- Subscribing to investment advice is helpful only if you actually follow it.
- Today, Nicholas Vardy explains why psychology is one of the most critical components of successful investing.
Ornithologists study birds. Entomologists study insects. Anthropologists study ancient civilizations.
As The Oxford Club’s Quantitative Strategist, I study global financial markets.
I develop ideas on how to gain an edge in the market. Then I use those ideas to develop a trading system. And I then test that system using some of the world’s most sophisticated software.
If you are an engineer, programmer or scientific researcher, you’d find the process very familiar.
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But here’s the surprising (and harsh) reality… Developing a profitable trading system is only a small part of becoming a profitable trader.
I can recommend which stock or option to buy using my upcoming Oxford Swing Trader system.
I can tell you where you should place your stop. And I can warn you to limit your bet size to match your risk appetite.
But none of this advice matters if you don’t implement it.
It turns out that turning investment advice into money has little to do with the quality of the trading system… and almost everything to do with your psychology.
Let me explain…
Do You Take Your Medicine?
I recently came across a startling statistic.
Patients fail to act on 50% to 80% of the information physicians give them.
Up to 80%!
That means all the scientific research, all the billions spent on developing new drugs, all the double-blind placebo testing is pointless.
Why? Patients don’t have the discipline to implement their doctors’ advice.
The parallel with investing and trading advice is clear.
I can give you the next trade generated by my latest and best quantitative trading system.
But it is utterly worthless to you if you don’t implement it.
Why Psychology Matters
Every experienced trader agrees that psychology is a critical factor in successful trading.
But I’d go even further… I believe psychology is the only thing that matters in trading.
Ironically, this is not a lesson professors would have ever taught you at Harvard, Stanford or Wharton Business School.
The reason is simple. Until very recently, the investment curriculum completely ignored psychology.
By arguing that 100% of investors were 100% rational 100% of the time, academics assumed psychology away.
Psychology was a black hole. And no financial economist was willing to crawl down to see what was there.
That changed in the watershed year of 2002.
That was the year a psychologist, Princeton’s Daniel Kahneman (in work he did with Stanford’s late Amos Tversky), earned a Nobel Prize in economics.
Kahneman had never taken a single course in economics.
Kahneman and Tversky’s work questioned the assumption of homo economicus, the perfectly rational actor who appeared in textbooks but never in real life.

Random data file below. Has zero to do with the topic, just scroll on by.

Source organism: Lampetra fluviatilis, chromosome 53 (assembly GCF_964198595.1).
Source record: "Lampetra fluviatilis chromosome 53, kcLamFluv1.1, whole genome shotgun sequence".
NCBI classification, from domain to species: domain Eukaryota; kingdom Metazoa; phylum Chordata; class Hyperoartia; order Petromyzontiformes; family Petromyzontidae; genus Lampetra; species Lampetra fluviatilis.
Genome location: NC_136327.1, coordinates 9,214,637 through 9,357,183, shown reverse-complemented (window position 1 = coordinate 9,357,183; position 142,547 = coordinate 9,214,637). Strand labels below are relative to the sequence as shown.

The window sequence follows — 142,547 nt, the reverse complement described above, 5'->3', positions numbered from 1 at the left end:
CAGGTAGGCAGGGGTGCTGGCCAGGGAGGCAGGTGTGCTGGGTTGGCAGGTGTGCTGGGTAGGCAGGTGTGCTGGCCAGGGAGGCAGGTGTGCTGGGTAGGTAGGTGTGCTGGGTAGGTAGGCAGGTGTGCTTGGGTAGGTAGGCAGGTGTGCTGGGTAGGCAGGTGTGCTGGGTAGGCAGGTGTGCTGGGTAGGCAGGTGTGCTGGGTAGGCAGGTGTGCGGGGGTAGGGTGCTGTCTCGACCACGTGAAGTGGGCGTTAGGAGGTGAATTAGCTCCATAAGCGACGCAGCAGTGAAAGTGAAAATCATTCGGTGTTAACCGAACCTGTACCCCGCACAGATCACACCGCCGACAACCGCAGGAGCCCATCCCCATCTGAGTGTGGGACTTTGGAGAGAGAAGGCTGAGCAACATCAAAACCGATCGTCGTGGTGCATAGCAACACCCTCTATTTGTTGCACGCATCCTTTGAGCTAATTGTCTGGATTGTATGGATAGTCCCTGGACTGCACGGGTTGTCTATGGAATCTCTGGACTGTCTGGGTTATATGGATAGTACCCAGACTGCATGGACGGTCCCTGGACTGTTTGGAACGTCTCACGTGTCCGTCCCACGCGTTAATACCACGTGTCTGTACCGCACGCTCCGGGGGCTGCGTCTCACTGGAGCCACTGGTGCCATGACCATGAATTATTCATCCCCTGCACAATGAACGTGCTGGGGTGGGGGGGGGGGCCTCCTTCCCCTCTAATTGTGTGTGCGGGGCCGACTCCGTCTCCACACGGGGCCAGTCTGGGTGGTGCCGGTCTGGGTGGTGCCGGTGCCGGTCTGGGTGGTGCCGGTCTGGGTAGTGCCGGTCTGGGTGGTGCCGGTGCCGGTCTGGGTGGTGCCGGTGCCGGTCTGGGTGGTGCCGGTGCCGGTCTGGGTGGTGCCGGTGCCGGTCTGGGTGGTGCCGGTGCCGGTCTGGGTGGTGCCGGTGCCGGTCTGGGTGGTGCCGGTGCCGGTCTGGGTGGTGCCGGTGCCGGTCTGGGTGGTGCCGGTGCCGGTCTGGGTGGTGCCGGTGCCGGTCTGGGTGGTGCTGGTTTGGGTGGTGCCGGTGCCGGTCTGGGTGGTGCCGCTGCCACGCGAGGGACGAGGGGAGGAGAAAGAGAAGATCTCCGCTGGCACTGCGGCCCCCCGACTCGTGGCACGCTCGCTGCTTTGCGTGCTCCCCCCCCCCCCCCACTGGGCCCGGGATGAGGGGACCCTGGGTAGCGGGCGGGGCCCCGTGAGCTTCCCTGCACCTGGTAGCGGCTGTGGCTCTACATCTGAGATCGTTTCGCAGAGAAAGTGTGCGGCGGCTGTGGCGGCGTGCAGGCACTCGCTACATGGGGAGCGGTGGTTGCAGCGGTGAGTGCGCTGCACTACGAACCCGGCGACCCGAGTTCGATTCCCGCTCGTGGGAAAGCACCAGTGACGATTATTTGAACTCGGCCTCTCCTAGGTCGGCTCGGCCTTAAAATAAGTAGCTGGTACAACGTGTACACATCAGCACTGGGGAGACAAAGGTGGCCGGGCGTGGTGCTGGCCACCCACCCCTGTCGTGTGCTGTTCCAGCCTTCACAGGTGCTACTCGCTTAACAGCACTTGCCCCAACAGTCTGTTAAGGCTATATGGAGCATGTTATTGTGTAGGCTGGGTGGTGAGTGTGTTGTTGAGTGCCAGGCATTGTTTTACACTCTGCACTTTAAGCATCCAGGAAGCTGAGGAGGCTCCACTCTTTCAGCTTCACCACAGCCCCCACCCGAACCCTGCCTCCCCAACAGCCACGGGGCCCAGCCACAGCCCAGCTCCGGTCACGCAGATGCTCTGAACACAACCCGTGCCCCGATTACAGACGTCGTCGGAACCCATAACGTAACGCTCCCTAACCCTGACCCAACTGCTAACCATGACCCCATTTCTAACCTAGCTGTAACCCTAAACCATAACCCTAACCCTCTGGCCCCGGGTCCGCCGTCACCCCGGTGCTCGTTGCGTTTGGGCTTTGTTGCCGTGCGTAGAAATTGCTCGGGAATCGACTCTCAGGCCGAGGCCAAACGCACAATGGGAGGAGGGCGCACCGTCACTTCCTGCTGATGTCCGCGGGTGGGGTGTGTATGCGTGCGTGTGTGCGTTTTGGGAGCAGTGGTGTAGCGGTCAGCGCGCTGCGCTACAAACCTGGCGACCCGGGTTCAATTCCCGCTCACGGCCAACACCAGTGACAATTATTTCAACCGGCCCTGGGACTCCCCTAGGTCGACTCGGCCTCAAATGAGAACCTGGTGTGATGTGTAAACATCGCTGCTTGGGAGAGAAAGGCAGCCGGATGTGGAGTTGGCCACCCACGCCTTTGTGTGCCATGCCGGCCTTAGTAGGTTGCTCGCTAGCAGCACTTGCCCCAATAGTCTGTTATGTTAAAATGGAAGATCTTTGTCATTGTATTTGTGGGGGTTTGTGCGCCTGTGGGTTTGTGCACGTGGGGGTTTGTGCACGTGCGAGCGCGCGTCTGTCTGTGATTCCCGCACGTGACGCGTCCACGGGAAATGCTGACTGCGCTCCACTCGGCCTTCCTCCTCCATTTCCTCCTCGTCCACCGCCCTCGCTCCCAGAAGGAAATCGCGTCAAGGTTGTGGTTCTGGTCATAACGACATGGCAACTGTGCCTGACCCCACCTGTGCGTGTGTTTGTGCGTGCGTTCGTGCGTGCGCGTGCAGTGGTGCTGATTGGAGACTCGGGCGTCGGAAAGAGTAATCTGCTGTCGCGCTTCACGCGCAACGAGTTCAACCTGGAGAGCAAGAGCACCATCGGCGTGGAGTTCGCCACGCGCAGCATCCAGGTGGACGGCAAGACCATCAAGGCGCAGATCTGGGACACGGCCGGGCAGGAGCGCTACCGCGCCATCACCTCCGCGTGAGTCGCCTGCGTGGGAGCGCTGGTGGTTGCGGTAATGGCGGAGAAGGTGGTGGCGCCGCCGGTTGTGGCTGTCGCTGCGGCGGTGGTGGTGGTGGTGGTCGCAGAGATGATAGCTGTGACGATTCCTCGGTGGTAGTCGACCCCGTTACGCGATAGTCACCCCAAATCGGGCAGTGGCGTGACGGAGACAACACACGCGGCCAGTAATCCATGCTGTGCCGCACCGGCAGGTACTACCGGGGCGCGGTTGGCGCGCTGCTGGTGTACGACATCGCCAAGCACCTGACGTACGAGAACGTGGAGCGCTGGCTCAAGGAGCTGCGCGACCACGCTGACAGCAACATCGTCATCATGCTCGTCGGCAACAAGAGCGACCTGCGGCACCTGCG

Kahneman and Tversky uncovered a slew of psychological biases. Together, they made individual decision making irrational.
Unwittingly, Kahneman and Tversky gave birth to the new discipline of behavioral economics. (You can learn more about their remarkable story in Michael Lewis’ The Undoing Project: A Friendship That Changed Our Minds.)
As it turns out, the founding fathers of modern financial theory are just as irrational as the rest of us.
Harry Markowitz – the University of Chicago economist who developed the infamous “efficient frontier” in modern finance – never used his Nobel Prize-winning idea in his own investing!
Of course, the world’s best have long known that psychology trumps financial models.
You need to look no further than Warren Buffett.
Buffett described Benjamin Graham’s 1949 classic, The Intelligent Investor: The Definitive Book on Value Investing, as “by far the best book on investing ever written.”
Buffett credited Graham’s discussion of the manic-depressive “Mr. Market” as the single most important thing he had ever read.
Understanding Mr. Market’s irrational mood swings gave Buffett a massive edge in timing his investments.
The world’s top hedge funds also understand the importance of psychology in investing.
That’s why they employ trading psychologists to coach traders, in the same way that top athletes hire sports psychologists.
The late psychiatrist Ari Kiev was a mental health coach to all of SAC Capital Advisors’ top traders.
In the television show Billions – inspired by the story of Steve Cohen of SAC Capital – Wendy Rhoades is the in-house psychiatrist and performance coach at the fictional Axe Capital.
My one recommendation for you today is not a red-hot stock pick generated by my quantitative Oxford Swing Trader system launching in May.
Instead, it is to invest your time to focus on your psychology and how it relates to investing.
Start by completing trading coach Van Tharp’s free online investment psychology profile.
Once you complete it, you’ll have a much better idea about what kind of trading and investing suits you.
Psychology is rarely the place where successful traders begin.
But it is the place where all successful ones end up.
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